Rabbi Herschel Schacter* was a prominent American Rabbi with a distinguished career in the rabbinate and in public Jewish life. During WWII, he was a chaplain in the third Army’s VIII Corps and was the first US Army Chaplain to participate in the liberation of the Buchenwald concentration camp shortly after it had been liberated by General George S. Patton’s troops on April 11, 1945.
While others begged to leave Buchenwald due to the unbearable stench, Rabbi Schacter stayed for months, tending to survivors and leading religious services. Liberation had come just a week after Passover. Still he distributed matza daily for the hungry Jews. When the holiday of Shavuot came around a few weeks later, he led services for the Time of our Receiving the Torah, and on Shabbat when possible. At these services, the children he met, were able to say Kaddish for their parents who had died al kiddush Hashem.
Some time after his arrival, Rabbi Schacter organized a train transport for many of the children to France. Among the children in this transport were two who were to become very famous – a young boy of eight years old, Lulek, who grew up to become chief rabbi of Israel, Rabbi Yisrael Meir Lau; and a teenage boy by the name of Eli Wiesel!
One of the children he met there was a young man from a Polish Chassidic family. We will call him Yechezkel (a pseudonym). Rabbi Schacter took a special liking to the intelligent boy. Yechezkel had lost his entire family during the war and had completely renounced his faith in G-d. Defiantly, he told the rabbi about his plans to assimilate and live the rest of his life in post-war Germany without a trace of Judaism. Rabbi Schacter listened sympathetically and tried to offer his moral support. They talked often.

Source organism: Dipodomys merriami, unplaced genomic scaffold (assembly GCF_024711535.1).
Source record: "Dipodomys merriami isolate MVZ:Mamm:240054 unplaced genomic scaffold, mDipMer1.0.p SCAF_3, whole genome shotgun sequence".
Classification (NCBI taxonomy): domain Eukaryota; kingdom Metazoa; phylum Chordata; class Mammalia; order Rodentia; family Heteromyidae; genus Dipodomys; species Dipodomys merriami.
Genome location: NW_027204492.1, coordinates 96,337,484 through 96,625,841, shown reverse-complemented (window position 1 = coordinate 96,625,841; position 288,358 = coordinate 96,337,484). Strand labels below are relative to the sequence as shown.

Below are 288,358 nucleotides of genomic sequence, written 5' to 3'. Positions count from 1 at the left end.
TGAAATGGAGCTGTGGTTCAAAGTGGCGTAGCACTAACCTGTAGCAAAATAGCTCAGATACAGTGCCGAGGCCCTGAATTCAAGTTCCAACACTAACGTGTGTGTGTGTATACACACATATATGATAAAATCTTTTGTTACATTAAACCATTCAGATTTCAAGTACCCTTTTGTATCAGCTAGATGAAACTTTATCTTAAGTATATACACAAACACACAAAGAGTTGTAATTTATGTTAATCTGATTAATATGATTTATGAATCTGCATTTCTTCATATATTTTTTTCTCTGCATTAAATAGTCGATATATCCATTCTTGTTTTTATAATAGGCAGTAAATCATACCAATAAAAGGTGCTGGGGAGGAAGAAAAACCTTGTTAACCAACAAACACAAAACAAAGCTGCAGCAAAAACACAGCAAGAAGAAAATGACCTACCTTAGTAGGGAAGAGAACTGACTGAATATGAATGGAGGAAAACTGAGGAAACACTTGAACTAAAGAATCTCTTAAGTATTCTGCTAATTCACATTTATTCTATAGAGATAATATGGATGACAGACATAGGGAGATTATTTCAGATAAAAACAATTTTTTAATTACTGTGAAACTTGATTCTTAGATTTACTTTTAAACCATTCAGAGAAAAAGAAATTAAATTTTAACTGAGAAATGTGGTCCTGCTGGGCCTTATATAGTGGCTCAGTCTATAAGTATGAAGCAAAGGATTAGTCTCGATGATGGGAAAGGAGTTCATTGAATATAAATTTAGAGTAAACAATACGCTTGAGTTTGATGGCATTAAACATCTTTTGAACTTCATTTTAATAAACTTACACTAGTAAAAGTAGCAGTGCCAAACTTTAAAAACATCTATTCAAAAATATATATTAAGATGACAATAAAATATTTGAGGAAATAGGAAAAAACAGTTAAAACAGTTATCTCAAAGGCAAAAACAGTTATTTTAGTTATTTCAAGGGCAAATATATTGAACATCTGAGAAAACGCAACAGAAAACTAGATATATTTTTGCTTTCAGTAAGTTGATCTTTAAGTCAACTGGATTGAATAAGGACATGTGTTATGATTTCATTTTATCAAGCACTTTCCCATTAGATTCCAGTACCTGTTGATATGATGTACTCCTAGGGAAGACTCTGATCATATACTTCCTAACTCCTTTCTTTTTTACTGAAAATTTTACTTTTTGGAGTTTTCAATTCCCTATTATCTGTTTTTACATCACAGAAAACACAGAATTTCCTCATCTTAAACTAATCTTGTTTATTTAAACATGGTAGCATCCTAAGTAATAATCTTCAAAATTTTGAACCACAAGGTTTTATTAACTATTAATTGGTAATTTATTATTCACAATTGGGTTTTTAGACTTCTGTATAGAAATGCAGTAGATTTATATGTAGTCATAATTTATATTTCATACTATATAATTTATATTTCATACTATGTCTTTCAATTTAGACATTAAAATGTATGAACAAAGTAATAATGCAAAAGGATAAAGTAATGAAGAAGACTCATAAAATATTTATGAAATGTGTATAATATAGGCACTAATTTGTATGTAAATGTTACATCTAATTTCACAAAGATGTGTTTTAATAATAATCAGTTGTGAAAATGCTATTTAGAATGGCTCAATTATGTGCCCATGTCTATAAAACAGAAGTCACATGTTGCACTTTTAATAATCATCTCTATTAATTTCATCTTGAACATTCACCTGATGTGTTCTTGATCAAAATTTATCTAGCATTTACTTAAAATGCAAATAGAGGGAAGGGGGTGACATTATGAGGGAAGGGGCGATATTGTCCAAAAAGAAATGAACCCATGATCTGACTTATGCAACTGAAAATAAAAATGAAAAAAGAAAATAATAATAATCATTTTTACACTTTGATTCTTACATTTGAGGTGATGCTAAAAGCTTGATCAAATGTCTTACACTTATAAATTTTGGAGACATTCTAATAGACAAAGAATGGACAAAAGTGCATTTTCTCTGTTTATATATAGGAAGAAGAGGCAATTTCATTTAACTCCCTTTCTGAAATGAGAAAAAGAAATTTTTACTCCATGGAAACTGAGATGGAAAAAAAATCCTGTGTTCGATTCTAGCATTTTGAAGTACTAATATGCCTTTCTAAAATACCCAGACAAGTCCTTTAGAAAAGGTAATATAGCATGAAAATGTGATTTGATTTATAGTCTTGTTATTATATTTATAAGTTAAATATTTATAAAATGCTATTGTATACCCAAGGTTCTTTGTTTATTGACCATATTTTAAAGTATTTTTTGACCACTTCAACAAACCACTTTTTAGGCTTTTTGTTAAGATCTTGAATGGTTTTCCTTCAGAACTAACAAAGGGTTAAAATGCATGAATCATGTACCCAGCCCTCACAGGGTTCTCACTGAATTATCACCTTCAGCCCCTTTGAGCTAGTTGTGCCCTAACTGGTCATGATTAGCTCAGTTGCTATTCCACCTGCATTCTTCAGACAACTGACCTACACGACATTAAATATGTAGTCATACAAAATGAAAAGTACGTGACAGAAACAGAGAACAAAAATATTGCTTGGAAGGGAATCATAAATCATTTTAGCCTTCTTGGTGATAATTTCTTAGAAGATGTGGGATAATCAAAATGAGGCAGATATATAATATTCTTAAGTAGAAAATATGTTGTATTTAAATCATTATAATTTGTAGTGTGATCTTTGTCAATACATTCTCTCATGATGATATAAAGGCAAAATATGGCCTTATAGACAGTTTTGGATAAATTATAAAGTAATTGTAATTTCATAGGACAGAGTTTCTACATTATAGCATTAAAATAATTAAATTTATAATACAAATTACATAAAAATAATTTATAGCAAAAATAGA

When another transport of 400 boys was organized to Switzerland, Rabbi Schacter offered Yechezkel a ticket. He told him that he would be personally traveling with this group. Each boy was issued a special ticket from the Swiss government, and Rabbi Schachter was responsible for distributing them to the boys. But Yechezkel refused the offer. He wanted no part of restarting a Jewish life. The day came when the train for Switzerland arrived at Buchenwald. Rabbi Schacter told Yechezkel, “Look, even if you don’t come with us to Switzerland at least come to see us off when we board the trains.” Yechezkel reluctantly agreed.
Rabbi Schacter was rushing to and fro, making sure each boy was accounted for. All the while, Rabbi Schacter was wondering if Yechezkel would show up. As the train was ready to depart, Yechezkel appeared and came up to shake the rabbi’s hand.“Yechezkel, it’s so nice of you to come and say goodbye!” he said to him. With that, he grabbed the boy’s hand and with a burst of strength hauled Yechezkel onto the train just as it was departing, pulling out of the station. Yechezkel was shocked and furious. Rabbi Schacter told him he just did it on impulse, but to please not be so angry. Yechezkel was steaming!
Finally, the train made its way to Switzerland.
After their arrival, Rabbi Schacter attempted to make a minya on Shabbat. There were easily enough people for Shacharit (morning prayers)but Mincha (afternoon prayers) proved difficult. He could only find nine men, including himself. Remembering Yechezkel, he went in search of the young man, who was not happy to see him.
“Yechezkel, I need you for a minyan.”
“Are you crazy? Absolutely not!”
“But we only have nine. We need a minyan in order to daven (pray) and read from the Torah scroll.”
“Oh really? Well, you need a minyan. I do not!” To prove his point, he brazenly lit up a cigarette.
“Yechezkel, I’m begging you. Just come into the tent. We’ll pray quickly.”
In a huff, Yechezkel replied, “Fine! Just this once!”
He entered the makeshift shul with a scowl.